To many if not most, “legalism” is a dirty word. Part of my own distaste, frankly, stems from the fact that I don’t like being told what to do, and I know that I’m not alone in this. Unfortunately, it’s also possible to drape that distaste with a bit of gospel bling. I’m no legalist–that’s for Pharisees! I’m a Christian, because I believe in grace! But too simplistic an opposition of law and grace, of legalism versus Christian freedom, can lead to some interesting twists.
Imagine this: in a flush of spiritual enthusiasm and supposed wisdom, some men in the early Corinthian church seem to have believed that the gospel gave them carte blanche in matters of sexual freedom. Here’s part of the passage in question:
“All things are lawful for me,” but not all things are beneficial. “All things are lawful for me,” but I will not be dominated by anything. “Food is meant for the stomach and the stomach for food,” and God will destroy both one and the other. The body is meant not for fornication but for the Lord, and the Lord for the body. (1 Cor 6:12-13, NRSV)
This is the pastoral problem of confronting cultural values and practices that have not yet been transformed. Paul could simply lay down the law–but that would do nothing to correct the Corinthians’ distorted thinking. Notice the quotation marks in the text: not all translations have them (e.g., CEB, NASB), or may locate them differently (e.g., NIV). The general surmise, though, is that the Corinthians have adopted certain slogans, a kind of bumper-sticker theology that justifies their sexual behavior; the quotation marks show Paul tossing their slogans back at them in order to deconstruct them.
Whether Paul is directly quoting them or not, the Corinthians have probably taken something they’ve been taught and twisted it in self-serving ways. Reading between the lines, it appears that some have seized the idea that grace means a radical freedom in which they are free to indulge their bodily appetites. (More on that in a later post.)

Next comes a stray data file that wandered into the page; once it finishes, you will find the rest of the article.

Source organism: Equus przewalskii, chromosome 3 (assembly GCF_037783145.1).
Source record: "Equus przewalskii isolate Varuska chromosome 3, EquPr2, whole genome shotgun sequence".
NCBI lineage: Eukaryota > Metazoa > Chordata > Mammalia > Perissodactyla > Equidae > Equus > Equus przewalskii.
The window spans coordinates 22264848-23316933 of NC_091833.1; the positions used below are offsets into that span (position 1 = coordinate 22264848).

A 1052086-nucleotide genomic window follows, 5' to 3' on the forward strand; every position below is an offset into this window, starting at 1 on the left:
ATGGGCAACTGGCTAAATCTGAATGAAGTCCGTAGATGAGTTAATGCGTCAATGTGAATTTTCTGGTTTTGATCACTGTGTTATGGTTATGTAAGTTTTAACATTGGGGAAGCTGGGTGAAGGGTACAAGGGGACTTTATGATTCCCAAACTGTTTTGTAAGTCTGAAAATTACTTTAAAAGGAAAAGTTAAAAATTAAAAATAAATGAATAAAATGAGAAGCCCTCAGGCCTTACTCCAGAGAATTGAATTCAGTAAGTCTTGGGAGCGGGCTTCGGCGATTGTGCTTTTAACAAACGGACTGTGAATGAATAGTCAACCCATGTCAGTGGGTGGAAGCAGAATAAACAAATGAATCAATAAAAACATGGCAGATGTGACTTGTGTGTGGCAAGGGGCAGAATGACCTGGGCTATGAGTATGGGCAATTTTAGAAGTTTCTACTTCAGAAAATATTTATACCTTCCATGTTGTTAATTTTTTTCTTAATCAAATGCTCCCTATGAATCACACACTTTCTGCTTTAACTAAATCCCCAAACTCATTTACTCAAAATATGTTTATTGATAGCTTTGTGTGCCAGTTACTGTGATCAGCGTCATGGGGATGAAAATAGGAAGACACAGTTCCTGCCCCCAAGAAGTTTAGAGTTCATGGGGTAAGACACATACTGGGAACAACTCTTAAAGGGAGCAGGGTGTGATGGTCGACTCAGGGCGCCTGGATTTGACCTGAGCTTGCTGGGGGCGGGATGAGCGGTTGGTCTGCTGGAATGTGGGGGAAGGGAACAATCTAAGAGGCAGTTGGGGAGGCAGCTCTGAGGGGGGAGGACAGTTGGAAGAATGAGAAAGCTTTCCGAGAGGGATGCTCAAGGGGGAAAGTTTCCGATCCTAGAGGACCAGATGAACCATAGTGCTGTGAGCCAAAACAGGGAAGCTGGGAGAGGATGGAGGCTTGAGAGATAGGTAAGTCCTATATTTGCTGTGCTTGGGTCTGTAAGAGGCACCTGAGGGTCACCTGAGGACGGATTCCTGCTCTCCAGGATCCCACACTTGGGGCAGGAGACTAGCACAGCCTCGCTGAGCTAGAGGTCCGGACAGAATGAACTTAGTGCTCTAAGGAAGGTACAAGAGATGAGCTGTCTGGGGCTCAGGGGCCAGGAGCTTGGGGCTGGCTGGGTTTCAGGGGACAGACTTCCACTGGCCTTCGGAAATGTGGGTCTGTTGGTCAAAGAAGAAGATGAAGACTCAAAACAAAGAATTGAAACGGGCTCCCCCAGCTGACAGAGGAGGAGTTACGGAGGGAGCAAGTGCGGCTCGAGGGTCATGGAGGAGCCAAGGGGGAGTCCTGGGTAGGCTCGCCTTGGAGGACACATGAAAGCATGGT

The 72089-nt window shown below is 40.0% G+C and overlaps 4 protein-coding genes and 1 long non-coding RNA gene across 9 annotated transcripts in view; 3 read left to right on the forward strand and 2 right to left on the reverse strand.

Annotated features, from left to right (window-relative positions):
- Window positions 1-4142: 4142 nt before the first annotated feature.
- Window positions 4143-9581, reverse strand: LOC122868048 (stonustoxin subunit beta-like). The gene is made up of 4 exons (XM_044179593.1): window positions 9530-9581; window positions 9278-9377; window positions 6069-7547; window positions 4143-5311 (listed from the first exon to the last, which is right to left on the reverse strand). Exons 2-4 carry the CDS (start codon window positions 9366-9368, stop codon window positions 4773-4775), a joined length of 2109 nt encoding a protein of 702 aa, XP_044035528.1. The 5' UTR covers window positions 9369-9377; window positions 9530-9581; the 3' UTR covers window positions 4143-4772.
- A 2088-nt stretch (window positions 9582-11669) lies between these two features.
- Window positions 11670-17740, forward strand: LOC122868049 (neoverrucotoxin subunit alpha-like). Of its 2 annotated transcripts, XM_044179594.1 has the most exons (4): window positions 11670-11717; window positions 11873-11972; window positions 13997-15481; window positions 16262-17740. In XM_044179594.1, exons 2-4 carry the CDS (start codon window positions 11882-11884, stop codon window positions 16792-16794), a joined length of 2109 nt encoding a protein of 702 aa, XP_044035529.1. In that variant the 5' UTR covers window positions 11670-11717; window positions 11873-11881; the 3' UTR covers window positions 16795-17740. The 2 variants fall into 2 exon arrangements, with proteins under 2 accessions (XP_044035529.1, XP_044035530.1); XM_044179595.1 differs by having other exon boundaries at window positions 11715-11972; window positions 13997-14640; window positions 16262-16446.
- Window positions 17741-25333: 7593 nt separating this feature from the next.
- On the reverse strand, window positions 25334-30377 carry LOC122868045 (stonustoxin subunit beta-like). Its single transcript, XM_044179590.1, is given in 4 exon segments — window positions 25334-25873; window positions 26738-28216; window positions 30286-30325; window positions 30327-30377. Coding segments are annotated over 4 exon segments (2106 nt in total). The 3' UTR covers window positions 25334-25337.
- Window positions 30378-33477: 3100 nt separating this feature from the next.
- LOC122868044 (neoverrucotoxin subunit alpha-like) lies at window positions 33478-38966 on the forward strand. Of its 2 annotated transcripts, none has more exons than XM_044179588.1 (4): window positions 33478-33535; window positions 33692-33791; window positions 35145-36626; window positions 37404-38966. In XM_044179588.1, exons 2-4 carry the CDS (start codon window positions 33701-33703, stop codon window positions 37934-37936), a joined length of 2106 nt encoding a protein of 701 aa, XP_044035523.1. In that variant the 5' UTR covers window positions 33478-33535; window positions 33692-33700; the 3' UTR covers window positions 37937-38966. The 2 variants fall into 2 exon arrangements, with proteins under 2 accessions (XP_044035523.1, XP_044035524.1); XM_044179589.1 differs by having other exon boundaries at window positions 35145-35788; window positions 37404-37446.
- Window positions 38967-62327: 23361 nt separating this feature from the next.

Paul counters their slogans, but doesn’t argue directly with the statement that “All things are lawful.” Nor does he have any interest in imposing some new and improved Christian version of legalism (even though we, feeling the need of clearer boundaries, often impose them upon ourselves or others). With a backward glance at his Jewish heritage, Paul’s Christian teaching is that righteousness does not–indeed, cannot–come by the law. But that does not mean casting moral discipline to the wind.
It makes me think of Paul’s earlier comments about their spiritual immaturity, and the struggle that parents go through every day as their children grow. When children misbehave, we discipline them and teach them rules. But we don’t want to chase them around for the rest of our lives, laying prohibition upon prohibition. In the context of a loving relationship, we want them to begin internalizing the rules, to become self-disciplined and capable of making their own good decisions.
I doubt that there are many Christians today who would say that they are free to do as they please. But I suspect that we have an ambivalent relationship to moral rules. For us, as for the Corinthians, Paul has a larger vision. More on that in subsequent posts.